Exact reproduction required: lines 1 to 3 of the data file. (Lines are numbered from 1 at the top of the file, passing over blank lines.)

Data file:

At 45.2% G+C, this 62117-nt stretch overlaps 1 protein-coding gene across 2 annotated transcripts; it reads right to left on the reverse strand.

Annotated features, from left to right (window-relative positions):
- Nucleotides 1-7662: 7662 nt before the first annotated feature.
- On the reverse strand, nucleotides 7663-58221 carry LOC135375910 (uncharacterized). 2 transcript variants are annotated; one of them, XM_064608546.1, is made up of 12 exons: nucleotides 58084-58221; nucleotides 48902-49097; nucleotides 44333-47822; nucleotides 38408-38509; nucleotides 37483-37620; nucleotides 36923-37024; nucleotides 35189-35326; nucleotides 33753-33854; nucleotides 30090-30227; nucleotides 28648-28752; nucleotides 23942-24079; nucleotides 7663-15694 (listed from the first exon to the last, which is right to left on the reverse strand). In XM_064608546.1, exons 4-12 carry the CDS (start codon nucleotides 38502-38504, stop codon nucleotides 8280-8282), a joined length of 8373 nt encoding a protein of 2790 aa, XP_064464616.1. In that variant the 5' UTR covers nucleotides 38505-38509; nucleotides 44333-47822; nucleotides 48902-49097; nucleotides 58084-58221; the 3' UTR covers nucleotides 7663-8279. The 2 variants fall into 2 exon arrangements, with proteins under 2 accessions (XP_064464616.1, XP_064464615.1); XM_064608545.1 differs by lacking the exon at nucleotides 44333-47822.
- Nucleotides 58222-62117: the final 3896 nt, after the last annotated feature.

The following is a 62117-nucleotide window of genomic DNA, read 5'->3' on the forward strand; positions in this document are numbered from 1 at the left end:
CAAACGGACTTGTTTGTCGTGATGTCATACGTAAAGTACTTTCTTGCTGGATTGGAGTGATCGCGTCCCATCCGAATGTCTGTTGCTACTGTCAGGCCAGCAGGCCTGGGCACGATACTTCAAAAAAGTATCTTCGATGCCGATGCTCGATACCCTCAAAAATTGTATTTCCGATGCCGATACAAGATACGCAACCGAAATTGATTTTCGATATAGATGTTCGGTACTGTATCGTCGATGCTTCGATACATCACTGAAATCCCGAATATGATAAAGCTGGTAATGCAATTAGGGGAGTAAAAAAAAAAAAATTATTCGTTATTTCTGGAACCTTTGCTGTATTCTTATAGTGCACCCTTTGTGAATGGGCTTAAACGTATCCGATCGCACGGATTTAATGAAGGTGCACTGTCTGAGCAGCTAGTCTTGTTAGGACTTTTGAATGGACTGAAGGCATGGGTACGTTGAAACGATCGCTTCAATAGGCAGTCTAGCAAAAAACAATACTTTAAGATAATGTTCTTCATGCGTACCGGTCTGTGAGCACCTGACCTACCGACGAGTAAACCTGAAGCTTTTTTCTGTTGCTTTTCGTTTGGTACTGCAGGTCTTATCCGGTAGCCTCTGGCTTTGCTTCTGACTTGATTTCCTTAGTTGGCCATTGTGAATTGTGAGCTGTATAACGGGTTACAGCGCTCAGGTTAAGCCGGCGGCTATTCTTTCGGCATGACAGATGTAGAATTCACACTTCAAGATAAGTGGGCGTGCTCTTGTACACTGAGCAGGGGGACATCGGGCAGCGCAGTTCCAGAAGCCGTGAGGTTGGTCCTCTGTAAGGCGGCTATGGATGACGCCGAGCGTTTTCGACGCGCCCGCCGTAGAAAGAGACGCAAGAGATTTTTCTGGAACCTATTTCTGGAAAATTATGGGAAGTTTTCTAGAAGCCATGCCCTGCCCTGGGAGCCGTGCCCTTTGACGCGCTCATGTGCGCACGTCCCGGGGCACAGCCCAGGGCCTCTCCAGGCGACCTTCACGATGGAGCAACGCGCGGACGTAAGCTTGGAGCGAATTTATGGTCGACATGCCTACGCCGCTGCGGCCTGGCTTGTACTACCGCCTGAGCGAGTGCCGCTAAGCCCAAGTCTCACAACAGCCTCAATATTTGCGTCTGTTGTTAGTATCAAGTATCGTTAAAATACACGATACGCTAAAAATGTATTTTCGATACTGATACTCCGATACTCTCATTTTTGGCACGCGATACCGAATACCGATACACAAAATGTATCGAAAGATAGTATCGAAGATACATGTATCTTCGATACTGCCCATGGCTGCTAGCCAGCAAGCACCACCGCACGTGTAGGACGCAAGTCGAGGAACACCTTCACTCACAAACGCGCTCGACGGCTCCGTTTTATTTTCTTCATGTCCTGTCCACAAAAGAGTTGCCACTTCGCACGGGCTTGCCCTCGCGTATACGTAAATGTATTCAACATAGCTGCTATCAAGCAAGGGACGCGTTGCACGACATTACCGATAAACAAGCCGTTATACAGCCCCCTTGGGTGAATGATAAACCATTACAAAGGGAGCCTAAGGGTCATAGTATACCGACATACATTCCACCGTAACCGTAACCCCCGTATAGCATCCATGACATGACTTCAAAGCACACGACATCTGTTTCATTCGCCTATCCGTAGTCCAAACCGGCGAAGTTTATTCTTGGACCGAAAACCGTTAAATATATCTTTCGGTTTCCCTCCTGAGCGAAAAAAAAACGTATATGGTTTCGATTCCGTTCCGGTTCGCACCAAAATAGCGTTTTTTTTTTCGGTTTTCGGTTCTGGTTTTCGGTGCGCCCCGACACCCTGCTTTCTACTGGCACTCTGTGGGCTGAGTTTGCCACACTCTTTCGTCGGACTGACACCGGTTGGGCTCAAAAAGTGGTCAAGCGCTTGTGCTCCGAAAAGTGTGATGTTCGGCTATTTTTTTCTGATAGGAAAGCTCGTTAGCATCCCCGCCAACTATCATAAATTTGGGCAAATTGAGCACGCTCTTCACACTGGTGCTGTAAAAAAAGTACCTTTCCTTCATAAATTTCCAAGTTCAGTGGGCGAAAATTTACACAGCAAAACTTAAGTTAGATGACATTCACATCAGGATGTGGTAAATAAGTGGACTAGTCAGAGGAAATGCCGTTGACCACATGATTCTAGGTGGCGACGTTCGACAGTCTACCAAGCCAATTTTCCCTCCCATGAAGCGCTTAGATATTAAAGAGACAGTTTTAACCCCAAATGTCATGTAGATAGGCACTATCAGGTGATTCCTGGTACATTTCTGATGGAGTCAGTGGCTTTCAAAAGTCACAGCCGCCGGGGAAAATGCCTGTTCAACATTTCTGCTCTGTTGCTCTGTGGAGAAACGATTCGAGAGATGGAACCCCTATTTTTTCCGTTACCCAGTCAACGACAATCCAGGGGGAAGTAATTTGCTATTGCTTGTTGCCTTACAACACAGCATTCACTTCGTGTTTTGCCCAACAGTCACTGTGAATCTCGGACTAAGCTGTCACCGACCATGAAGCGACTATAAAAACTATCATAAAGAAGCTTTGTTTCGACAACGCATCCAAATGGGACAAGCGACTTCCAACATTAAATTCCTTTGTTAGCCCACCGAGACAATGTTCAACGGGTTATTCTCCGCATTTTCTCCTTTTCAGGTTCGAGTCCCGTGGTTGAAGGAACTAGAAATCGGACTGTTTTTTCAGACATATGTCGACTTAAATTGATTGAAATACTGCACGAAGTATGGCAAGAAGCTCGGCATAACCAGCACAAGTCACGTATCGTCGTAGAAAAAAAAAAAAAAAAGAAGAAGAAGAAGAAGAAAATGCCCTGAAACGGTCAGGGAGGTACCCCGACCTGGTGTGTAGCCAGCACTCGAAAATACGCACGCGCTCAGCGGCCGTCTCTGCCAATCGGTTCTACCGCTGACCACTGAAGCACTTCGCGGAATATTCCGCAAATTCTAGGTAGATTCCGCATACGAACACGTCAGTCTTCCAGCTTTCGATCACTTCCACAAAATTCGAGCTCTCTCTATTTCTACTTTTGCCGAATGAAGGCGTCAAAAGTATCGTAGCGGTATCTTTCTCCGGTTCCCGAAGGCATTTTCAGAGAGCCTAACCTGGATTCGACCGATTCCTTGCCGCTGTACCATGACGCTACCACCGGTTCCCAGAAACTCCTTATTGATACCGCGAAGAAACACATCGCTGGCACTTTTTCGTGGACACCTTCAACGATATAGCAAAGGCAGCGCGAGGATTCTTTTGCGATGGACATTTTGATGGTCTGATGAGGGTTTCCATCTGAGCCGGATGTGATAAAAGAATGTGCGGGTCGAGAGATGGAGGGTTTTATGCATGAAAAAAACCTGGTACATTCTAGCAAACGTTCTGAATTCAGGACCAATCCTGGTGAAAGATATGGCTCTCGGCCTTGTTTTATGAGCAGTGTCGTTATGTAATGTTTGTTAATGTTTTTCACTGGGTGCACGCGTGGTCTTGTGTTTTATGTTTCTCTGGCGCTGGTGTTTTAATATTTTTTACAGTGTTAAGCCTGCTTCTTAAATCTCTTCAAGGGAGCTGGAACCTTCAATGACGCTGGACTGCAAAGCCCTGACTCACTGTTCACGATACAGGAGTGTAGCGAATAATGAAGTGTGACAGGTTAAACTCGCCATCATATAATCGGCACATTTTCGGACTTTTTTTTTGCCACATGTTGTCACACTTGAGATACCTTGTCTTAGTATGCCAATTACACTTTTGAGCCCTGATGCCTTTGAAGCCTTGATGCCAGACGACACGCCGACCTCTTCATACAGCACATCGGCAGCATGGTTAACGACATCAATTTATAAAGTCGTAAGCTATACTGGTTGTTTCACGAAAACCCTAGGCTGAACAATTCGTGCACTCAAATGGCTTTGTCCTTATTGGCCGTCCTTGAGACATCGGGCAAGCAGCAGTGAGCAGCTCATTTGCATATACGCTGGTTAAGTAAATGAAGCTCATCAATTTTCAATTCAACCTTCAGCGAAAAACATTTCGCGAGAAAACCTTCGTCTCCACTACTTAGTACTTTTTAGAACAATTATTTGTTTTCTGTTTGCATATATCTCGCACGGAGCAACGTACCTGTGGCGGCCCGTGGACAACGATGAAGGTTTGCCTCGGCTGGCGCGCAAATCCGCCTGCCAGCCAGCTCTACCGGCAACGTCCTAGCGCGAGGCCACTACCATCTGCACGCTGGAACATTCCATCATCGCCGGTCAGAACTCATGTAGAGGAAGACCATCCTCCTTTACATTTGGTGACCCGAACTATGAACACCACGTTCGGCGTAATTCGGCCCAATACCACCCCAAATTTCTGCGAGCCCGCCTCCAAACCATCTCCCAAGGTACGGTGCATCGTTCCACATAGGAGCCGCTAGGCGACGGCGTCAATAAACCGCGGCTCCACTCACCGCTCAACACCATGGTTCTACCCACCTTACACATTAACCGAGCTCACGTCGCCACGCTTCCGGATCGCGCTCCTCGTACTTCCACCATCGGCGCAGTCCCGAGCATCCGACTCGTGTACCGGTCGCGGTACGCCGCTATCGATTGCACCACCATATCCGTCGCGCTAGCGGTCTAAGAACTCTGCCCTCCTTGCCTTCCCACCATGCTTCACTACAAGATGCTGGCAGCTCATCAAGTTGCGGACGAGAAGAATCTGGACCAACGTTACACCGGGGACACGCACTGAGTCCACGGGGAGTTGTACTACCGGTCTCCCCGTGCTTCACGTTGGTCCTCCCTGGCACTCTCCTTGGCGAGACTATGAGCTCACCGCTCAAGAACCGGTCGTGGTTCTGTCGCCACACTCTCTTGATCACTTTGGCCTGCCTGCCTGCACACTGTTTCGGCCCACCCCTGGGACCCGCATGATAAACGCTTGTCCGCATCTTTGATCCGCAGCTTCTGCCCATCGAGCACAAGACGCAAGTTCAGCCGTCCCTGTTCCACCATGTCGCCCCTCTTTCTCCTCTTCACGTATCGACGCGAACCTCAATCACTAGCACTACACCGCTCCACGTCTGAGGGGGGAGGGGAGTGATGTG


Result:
At 45.2% G+C, this 62117-nt stretch overlaps 1 protein-coding gene across 2 annotated transcripts; it reads right to left on the reverse strand.

Annotated features, from left to right (window-relative positions):
- Nucleotides 1-7662: 7662 nt before the first annotated feature.